Healing through Storytelling in Northern Ireland

By Elizabeth Cychosz, graduate of the Master of Arts in Peace and Justice '16

Friday, October 28, 2016TOPICS: Student Success

begin quoteI am immensely grateful to the Kroc School for giving me the opportunity to work directly with an organization that overlaps so much with my specific interests.

By Elizabeth Cychosz, graduate of the Master of Arts in Peace and Justice '16

During my time working with Healing through Remembering in Belfast, Northern Ireland, I had the opportunity to see what it really means to address issues of memory and legacy in a still-divided society. I was thrilled to have the chance to work with HTR, given its mission’s alignment with my own philosophy of peacebuilding: the past matters and continues to matter in the present and into the way we imagine what peaceful futures are possible.


Healing through Remembering is a civil society organization set up in the years immediately following the Good Friday/Belfast Agreement. It was tasked with investigating if and how the legacy of violence in Northern Ireland could be addressed throughout the peace process. The initial investigation concluded that, yes, people in Northern Ireland desire a means of expressing their collective memories of what happened, and it suggested five themes of work: truth recovery and acknowledgement, a living memorial museum, a day of reflection, a network of commemorative practices, and a collective storytelling process. These five themes have guided HTR’s work since its founding in 2002. As a Youth and Community Worker, I primarily worked with existing projects related to the museum, the day of reflection, and storytelling.

Much of our work at the Kroc School engages with questions of community ownership of programs and processes, but seeing what that means in practice was a valuable experience. Kate Turner, HTR’s Director, was an inspiration in the way she conscientiously and deliberately set aside her own perspective in order to foster a truly inclusive organization. HTR’s membership drives its decision-making, and that membership includes Protestants, Catholics, academics, government officials, former police and military, and others. Given HTR’s emphasis on memory, this means the organization represents no official history of what happened but instead promotes multiple and sometimes contradictory histories, using that as an impetus for dialogue between people once in conflict.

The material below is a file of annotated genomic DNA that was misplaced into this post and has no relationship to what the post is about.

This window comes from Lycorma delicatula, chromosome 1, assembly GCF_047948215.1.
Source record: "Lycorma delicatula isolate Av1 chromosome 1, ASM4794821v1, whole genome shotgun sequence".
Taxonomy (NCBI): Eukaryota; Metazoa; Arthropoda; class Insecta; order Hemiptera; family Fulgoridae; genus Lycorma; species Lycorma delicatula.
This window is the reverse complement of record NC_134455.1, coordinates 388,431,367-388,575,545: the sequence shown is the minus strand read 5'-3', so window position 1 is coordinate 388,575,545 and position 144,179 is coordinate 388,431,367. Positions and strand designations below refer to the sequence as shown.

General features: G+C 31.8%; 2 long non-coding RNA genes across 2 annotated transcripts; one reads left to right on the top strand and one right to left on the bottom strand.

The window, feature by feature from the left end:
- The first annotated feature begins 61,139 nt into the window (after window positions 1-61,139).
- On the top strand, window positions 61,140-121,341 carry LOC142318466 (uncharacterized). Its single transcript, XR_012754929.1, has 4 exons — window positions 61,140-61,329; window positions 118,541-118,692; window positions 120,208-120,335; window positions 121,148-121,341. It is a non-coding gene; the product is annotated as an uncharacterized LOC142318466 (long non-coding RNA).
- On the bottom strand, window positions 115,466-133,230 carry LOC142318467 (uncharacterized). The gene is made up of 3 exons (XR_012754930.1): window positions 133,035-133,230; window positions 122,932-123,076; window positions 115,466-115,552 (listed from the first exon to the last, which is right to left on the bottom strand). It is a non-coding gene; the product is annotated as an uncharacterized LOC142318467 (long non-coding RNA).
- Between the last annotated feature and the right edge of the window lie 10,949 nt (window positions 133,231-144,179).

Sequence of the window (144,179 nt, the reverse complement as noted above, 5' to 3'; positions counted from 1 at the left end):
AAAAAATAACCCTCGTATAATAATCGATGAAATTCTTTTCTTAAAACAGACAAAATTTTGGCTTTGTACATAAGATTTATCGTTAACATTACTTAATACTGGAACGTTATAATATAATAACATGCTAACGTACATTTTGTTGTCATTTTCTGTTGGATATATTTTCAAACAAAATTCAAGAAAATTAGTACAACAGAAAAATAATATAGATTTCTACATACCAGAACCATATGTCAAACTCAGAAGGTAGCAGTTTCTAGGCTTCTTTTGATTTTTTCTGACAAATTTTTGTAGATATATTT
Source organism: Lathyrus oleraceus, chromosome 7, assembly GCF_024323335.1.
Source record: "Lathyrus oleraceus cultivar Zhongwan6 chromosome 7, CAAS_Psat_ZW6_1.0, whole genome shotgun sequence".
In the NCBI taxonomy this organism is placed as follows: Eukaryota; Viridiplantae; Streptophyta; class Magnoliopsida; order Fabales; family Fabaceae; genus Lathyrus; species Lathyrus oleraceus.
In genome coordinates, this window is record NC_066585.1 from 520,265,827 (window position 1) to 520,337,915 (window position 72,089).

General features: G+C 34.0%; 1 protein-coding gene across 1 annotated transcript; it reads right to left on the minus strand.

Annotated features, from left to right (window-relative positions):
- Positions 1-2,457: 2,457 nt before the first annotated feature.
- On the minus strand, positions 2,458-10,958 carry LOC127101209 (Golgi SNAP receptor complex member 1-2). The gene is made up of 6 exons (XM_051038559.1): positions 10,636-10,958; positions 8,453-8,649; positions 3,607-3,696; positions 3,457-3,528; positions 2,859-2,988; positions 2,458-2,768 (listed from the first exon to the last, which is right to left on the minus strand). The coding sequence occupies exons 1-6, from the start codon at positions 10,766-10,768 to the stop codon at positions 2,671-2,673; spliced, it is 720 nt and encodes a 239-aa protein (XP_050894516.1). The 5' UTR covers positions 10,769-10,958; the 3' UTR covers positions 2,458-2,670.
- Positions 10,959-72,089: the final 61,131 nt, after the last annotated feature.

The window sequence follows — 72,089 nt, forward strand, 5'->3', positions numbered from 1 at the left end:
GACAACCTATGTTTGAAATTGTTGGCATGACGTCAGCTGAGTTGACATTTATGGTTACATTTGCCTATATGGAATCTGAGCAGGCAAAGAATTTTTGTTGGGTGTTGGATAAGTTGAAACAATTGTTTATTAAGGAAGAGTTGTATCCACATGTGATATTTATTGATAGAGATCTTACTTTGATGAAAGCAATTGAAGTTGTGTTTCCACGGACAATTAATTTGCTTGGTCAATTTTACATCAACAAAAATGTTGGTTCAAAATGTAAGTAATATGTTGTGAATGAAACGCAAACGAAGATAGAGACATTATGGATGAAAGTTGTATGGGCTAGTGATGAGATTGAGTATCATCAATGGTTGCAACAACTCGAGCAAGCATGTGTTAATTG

One project that really exposed me to what that meant was a report I wrote about a conference held by the Stories Network in May. Trained as a journalist, I initially approached the report as a journalist might, using summaries and indirect quotes. The first draft was returned to me with the explanation that HTR avoids using summaries and prefers to let speakers exist on the page in their own words. Summaries involve too much interpretation and room for bias. This struck a chord with me, as my journalism classes preached endlessly about neutrality. Several revisions later, with increasingly prolific direct quotes, I turned in a report that to me looked more like a transcript than a report. I understood, though, that this approach highlighted how multiple views about everything exist anywhere, and it underlined HTR’s intent to remain as welcoming as possible.

I also learned a lot about working in a small organization and ended up working on a wide range of tasks. My primary project, an existing exhibit entitled Everyday Objects Transformed by the Conflict, fell under the theme of living memorial museum. In working on Everyday Objects, I researched and wrote program proposals, organized the small collection of panels in storage, wrote social media posts, walked around the city looking for alternate exhibition locations, examined the exhibit for representation of multiple narratives, and operated the welcome desk on a regular basis, among other things. Regardless of my interest in each of these tasks, someone had to do them. In an organization with a staff of maybe five on a good day, everyone does everything.

I am immensely grateful to the Kroc School for giving me the opportunity to work directly with an organization that overlaps so much with my specific interests. This would not have been possible without the encouragement and financial and logistical support offered by the school. I am confident that the lessons learned will be applicable in my future roles, and I look forward to bringing the conversation about memory and peace into the classroom.

Joan B. Kroc School of Peace Studies


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